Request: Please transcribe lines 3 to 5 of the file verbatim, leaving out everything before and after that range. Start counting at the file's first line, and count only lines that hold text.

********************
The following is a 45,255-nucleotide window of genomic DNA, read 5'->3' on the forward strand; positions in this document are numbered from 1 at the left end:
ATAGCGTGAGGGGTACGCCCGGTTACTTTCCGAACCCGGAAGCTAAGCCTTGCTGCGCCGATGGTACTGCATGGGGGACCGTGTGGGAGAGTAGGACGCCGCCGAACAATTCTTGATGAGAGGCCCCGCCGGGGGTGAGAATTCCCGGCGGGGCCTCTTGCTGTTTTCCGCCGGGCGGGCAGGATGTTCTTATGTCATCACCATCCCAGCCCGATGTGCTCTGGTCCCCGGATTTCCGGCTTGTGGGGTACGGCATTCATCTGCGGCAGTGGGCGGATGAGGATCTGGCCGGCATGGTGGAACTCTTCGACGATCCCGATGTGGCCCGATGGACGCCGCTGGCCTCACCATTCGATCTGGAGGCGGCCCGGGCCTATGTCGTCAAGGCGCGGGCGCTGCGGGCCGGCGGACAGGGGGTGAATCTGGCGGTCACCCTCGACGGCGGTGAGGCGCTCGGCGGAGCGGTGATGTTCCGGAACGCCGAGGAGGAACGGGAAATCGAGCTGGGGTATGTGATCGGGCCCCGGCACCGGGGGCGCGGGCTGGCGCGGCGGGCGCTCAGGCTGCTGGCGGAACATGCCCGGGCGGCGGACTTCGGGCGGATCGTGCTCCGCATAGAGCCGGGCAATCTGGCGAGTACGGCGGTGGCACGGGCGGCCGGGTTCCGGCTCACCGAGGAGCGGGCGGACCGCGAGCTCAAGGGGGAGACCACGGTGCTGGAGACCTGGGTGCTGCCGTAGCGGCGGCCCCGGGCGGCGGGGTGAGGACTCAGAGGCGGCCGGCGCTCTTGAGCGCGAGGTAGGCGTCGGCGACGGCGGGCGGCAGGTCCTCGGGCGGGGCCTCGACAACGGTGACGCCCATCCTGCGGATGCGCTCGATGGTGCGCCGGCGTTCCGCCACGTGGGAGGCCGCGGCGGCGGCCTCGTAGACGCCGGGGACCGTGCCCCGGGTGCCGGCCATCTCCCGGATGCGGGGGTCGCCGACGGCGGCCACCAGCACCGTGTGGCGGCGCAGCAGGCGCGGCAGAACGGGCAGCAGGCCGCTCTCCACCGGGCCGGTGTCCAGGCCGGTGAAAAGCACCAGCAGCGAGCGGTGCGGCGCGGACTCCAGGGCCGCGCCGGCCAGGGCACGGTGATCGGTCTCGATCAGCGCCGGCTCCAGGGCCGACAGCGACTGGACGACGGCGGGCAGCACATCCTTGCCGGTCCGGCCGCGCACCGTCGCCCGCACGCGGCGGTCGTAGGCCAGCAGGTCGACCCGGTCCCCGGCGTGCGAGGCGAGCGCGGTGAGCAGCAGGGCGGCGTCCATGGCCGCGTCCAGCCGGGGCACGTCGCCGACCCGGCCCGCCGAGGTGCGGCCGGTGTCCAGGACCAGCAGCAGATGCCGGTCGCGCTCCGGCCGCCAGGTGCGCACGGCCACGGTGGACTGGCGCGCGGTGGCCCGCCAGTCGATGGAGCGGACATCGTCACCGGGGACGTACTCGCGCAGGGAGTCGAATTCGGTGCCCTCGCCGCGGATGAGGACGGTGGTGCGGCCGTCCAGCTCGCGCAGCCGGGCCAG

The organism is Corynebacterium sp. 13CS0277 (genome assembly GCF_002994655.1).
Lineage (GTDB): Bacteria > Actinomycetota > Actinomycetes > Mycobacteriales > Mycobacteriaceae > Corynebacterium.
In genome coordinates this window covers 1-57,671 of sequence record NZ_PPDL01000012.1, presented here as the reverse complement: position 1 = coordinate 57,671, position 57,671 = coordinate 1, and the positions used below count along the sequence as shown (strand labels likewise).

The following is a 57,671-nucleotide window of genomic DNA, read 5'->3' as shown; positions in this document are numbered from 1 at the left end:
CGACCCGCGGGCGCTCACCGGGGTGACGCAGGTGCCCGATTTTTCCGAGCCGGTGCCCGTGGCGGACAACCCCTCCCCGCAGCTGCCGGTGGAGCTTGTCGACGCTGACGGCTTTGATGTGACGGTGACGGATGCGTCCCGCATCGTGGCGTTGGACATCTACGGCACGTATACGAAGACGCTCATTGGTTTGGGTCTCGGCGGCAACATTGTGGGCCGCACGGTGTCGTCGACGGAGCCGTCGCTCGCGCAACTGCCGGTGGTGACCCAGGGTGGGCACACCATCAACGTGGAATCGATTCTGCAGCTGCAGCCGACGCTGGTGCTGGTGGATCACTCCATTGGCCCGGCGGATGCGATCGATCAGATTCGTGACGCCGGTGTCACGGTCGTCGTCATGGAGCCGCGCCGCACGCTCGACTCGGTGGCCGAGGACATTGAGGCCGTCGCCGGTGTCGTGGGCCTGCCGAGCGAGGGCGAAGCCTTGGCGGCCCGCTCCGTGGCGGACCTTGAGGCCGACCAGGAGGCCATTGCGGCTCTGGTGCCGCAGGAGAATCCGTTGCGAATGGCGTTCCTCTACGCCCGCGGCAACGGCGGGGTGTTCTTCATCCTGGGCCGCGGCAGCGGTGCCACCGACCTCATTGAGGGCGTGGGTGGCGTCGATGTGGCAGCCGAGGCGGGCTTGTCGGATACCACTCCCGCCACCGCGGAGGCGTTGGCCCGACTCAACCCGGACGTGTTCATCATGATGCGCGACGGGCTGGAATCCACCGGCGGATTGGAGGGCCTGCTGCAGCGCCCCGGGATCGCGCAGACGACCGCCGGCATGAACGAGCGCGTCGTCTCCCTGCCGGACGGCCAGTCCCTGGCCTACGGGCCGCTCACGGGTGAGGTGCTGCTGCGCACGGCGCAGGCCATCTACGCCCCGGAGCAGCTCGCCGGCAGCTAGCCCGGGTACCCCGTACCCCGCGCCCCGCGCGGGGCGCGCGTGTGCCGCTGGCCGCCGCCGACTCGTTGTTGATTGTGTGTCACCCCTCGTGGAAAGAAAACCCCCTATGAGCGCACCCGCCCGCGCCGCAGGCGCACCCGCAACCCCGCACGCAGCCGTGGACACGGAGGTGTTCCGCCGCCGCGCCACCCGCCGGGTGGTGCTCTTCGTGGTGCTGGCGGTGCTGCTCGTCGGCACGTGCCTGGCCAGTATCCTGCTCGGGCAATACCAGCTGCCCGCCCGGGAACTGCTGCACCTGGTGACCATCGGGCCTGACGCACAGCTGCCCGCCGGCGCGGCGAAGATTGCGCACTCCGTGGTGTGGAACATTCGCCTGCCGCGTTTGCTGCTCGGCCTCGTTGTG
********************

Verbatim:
The organism is Corynebacterium sp. 13CS0277 (genome assembly GCF_002994655.1).
Lineage (GTDB): Bacteria > Actinomycetota > Actinomycetes > Mycobacteriales > Mycobacteriaceae > Corynebacterium.
In genome coordinates this window covers 1-57,671 of sequence record NZ_PPDL01000012.1, presented here as the reverse complement: position 1 = coordinate 57,671, position 57,671 = coordinate 1, and the positions used below count along the sequence as shown (strand labels likewise).